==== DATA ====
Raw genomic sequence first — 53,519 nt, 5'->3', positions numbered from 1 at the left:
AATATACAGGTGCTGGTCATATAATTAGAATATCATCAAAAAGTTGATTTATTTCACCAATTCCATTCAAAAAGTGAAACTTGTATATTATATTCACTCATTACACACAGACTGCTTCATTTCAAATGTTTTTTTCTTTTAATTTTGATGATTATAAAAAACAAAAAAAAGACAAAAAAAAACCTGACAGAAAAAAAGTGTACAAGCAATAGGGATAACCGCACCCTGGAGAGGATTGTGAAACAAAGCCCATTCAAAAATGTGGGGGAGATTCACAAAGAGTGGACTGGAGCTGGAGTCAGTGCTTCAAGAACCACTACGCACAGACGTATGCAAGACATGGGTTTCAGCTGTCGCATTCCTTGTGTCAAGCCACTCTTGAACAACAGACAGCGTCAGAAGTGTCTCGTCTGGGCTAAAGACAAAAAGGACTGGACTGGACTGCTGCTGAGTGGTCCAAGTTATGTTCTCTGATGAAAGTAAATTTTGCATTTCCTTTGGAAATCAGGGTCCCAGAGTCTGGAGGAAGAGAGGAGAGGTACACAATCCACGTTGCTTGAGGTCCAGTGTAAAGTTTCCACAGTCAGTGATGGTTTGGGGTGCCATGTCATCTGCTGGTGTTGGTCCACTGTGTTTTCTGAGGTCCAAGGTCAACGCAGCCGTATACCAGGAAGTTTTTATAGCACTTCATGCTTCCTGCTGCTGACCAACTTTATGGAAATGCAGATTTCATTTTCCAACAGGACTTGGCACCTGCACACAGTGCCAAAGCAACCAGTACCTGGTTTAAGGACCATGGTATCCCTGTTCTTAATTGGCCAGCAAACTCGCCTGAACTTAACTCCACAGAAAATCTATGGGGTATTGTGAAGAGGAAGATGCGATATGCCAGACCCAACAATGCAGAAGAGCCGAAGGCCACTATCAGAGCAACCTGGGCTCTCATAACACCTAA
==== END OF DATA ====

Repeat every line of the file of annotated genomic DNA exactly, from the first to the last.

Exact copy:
Raw genomic sequence first — 53,519 nt, 5'->3', positions numbered from 1 at the left:
AATATACAGGTGCTGGTCATATAATTAGAATATCATCAAAAAGTTGATTTATTTCACCAATTCCATTCAAAAAGTGAAACTTGTATATTATATTCACTCATTACACACAGACTGCTTCATTTCAAATGTTTTTTTCTTTTAATTTTGATGATTATAAAAAACAAAAAAAAGACAAAAAAAAACCTGACAGAAAAAAAGTGTACAAGCAATAGGGATAACCGCACCCTGGAGAGGATTGTGAAACAAAGCCCATTCAAAAATGTGGGGGAGATTCACAAAGAGTGGACTGGAGCTGGAGTCAGTGCTTCAAGAACCACTACGCACAGACGTATGCAAGACATGGGTTTCAGCTGTCGCATTCCTTGTGTCAAGCCACTCTTGAACAACAGACAGCGTCAGAAGTGTCTCGTCTGGGCTAAAGACAAAAAGGACTGGACTGGACTGCTGCTGAGTGGTCCAAGTTATGTTCTCTGATGAAAGTAAATTTTGCATTTCCTTTGGAAATCAGGGTCCCAGAGTCTGGAGGAAGAGAGGAGAGGTACACAATCCACGTTGCTTGAGGTCCAGTGTAAAGTTTCCACAGTCAGTGATGGTTTGGGGTGCCATGTCATCTGCTGGTGTTGGTCCACTGTGTTTTCTGAGGTCCAAGGTCAACGCAGCCGTATACCAGGAAGTTTTTATAGCACTTCATGCTTCCTGCTGCTGACCAACTTTATGGAAATGCAGATTTCATTTTCCAACAGGACTTGGCACCTGCACACAGTGCCAAAGCAACCAGTACCTGGTTTAAGGACCATGGTATCCCTGTTCTTAATTGGCCAGCAAACTCGCCTGAACTTAACTCCACAGAAAATCTATGGGGTATTGTGAAGAGGAAGATGCGATATGCCAGACCCAACAATGCAGAAGAGCCGAAGGCCACTATCAGAGCAACCTGGGCTCTCATAACACCTAA